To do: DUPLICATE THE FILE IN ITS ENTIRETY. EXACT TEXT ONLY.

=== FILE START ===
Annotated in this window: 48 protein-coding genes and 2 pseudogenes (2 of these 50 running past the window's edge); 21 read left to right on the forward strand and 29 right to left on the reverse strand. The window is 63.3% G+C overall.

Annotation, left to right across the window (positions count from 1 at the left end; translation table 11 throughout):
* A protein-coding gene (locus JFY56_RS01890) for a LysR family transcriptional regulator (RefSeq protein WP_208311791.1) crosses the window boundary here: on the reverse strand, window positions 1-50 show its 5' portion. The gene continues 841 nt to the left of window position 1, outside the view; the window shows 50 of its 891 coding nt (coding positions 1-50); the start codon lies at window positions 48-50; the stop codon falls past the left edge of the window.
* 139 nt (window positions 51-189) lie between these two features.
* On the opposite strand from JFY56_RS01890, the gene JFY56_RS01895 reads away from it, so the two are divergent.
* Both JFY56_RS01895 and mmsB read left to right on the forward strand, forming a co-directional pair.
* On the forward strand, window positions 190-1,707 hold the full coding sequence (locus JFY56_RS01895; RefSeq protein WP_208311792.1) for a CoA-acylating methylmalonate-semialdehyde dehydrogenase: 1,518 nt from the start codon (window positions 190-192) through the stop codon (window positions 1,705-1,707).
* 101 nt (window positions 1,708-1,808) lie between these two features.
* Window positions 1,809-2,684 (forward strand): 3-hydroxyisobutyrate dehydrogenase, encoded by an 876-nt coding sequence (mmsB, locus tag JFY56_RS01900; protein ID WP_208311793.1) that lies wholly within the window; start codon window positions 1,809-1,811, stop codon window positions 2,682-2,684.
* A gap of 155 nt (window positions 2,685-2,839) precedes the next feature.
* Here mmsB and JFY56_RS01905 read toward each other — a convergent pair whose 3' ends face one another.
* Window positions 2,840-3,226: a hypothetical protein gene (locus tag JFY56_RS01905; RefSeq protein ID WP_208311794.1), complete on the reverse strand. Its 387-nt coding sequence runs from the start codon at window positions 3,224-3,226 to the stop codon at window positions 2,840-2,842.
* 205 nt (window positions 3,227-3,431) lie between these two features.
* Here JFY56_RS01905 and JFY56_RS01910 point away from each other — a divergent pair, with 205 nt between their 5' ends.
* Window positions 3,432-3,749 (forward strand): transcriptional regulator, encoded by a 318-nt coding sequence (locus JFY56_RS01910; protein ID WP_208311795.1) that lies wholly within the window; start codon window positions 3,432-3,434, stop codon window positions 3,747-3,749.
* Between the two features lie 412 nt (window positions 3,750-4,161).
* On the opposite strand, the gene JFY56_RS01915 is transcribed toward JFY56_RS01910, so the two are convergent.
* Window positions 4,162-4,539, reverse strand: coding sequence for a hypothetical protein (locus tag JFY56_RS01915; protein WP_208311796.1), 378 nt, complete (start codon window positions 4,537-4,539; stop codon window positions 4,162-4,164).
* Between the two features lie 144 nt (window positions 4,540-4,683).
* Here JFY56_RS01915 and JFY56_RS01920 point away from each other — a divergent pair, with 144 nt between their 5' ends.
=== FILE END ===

Annotated in this window: 48 protein-coding genes and 2 pseudogenes (2 of these 50 running past the window's edge); 21 read left to right on the forward strand and 29 right to left on the reverse strand. The window is 63.3% G+C overall.

Annotation, left to right across the window (positions count from 1 at the left end; translation table 11 throughout):
* A protein-coding gene (locus JFY56_RS01890) for a LysR family transcriptional regulator (RefSeq protein WP_208311791.1) crosses the window boundary here: on the reverse strand, window positions 1-50 show its 5' portion. The gene continues 841 nt to the left of window position 1, outside the view; the window shows 50 of its 891 coding nt (coding positions 1-50); the start codon lies at window positions 48-50; the stop codon falls past the left edge of the window.
* 139 nt (window positions 51-189) lie between these two features.
* On the opposite strand from JFY56_RS01890, the gene JFY56_RS01895 reads away from it, so the two are divergent.
* Both JFY56_RS01895 and mmsB read left to right on the forward strand, forming a co-directional pair.
* On the forward strand, window positions 190-1,707 hold the full coding sequence (locus JFY56_RS01895; RefSeq protein WP_208311792.1) for a CoA-acylating methylmalonate-semialdehyde dehydrogenase: 1,518 nt from the start codon (window positions 190-192) through the stop codon (window positions 1,705-1,707).
* 101 nt (window positions 1,708-1,808) lie between these two features.
* Window positions 1,809-2,684 (forward strand): 3-hydroxyisobutyrate dehydrogenase, encoded by an 876-nt coding sequence (mmsB, locus tag JFY56_RS01900; protein ID WP_208311793.1) that lies wholly within the window; start codon window positions 1,809-1,811, stop codon window positions 2,682-2,684.
* A gap of 155 nt (window positions 2,685-2,839) precedes the next feature.
* Here mmsB and JFY56_RS01905 read toward each other — a convergent pair whose 3' ends face one another.
* Window positions 2,840-3,226: a hypothetical protein gene (locus tag JFY56_RS01905; RefSeq protein ID WP_208311794.1), complete on the reverse strand. Its 387-nt coding sequence runs from the start codon at window positions 3,224-3,226 to the stop codon at window positions 2,840-2,842.
* 205 nt (window positions 3,227-3,431) lie between these two features.
* Here JFY56_RS01905 and JFY56_RS01910 point away from each other — a divergent pair, with 205 nt between their 5' ends.
* Window positions 3,432-3,749 (forward strand): transcriptional regulator, encoded by a 318-nt coding sequence (locus JFY56_RS01910; protein ID WP_208311795.1) that lies wholly within the window; start codon window positions 3,432-3,434, stop codon window positions 3,747-3,749.
* Between the two features lie 412 nt (window positions 3,750-4,161).
* On the opposite strand, the gene JFY56_RS01915 is transcribed toward JFY56_RS01910, so the two are convergent.
* Window positions 4,162-4,539, reverse strand: coding sequence for a hypothetical protein (locus tag JFY56_RS01915; protein WP_208311796.1), 378 nt, complete (start codon window positions 4,537-4,539; stop codon window positions 4,162-4,164).
* Between the two features lie 144 nt (window positions 4,540-4,683).
* Here JFY56_RS01915 and JFY56_RS01920 point away from each other — a divergent pair, with 144 nt between their 5' ends.